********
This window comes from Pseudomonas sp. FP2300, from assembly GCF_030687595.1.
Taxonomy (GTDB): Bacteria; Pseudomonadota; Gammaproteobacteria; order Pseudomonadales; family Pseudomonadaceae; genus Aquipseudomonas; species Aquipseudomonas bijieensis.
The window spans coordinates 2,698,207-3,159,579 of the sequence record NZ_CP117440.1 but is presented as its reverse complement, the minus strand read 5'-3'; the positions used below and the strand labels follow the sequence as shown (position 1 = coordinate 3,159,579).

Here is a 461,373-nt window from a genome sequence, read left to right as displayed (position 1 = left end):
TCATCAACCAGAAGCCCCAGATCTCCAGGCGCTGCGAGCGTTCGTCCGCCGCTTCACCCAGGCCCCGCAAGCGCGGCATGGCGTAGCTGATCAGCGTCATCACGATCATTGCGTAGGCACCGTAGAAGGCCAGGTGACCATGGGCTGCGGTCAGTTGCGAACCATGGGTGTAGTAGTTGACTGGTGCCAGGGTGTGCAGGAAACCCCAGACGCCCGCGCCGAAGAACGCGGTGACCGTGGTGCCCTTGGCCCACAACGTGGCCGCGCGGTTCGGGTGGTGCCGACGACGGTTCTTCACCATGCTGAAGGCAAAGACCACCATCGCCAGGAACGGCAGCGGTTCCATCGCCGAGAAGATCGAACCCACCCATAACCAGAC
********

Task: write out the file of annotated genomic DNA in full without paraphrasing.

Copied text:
This window comes from Pseudomonas sp. FP2300, from assembly GCF_030687595.1.
Taxonomy (GTDB): Bacteria; Pseudomonadota; Gammaproteobacteria; order Pseudomonadales; family Pseudomonadaceae; genus Aquipseudomonas; species Aquipseudomonas bijieensis.
The window spans coordinates 2,698,207-3,159,579 of the sequence record NZ_CP117440.1 but is presented as its reverse complement, the minus strand read 5'-3'; the positions used below and the strand labels follow the sequence as shown (position 1 = coordinate 3,159,579).

Here is a 461,373-nt window from a genome sequence, read left to right as displayed (position 1 = left end):
TCATCAACCAGAAGCCCCAGATCTCCAGGCGCTGCGAGCGTTCGTCCGCCGCTTCACCCAGGCCCCGCAAGCGCGGCATGGCGTAGCTGATCAGCGTCATCACGATCATTGCGTAGGCACCGTAGAAGGCCAGGTGACCATGGGCTGCGGTCAGTTGCGAACCATGGGTGTAGTAGTTGACTGGTGCCAGGGTGTGCAGGAAACCCCAGACGCCCGCGCCGAAGAACGCGGTGACCGTGGTGCCCTTGGCCCACAACGTGGCCGCGCGGTTCGGGTGGTGCCGACGACGGTTCTTCACCATGCTGAAGGCAAAGACCACCATCGCCAGGAACGGCAGCGGTTCCATCGCCGAGAAGATCGAACCCACCCATAACCAGAC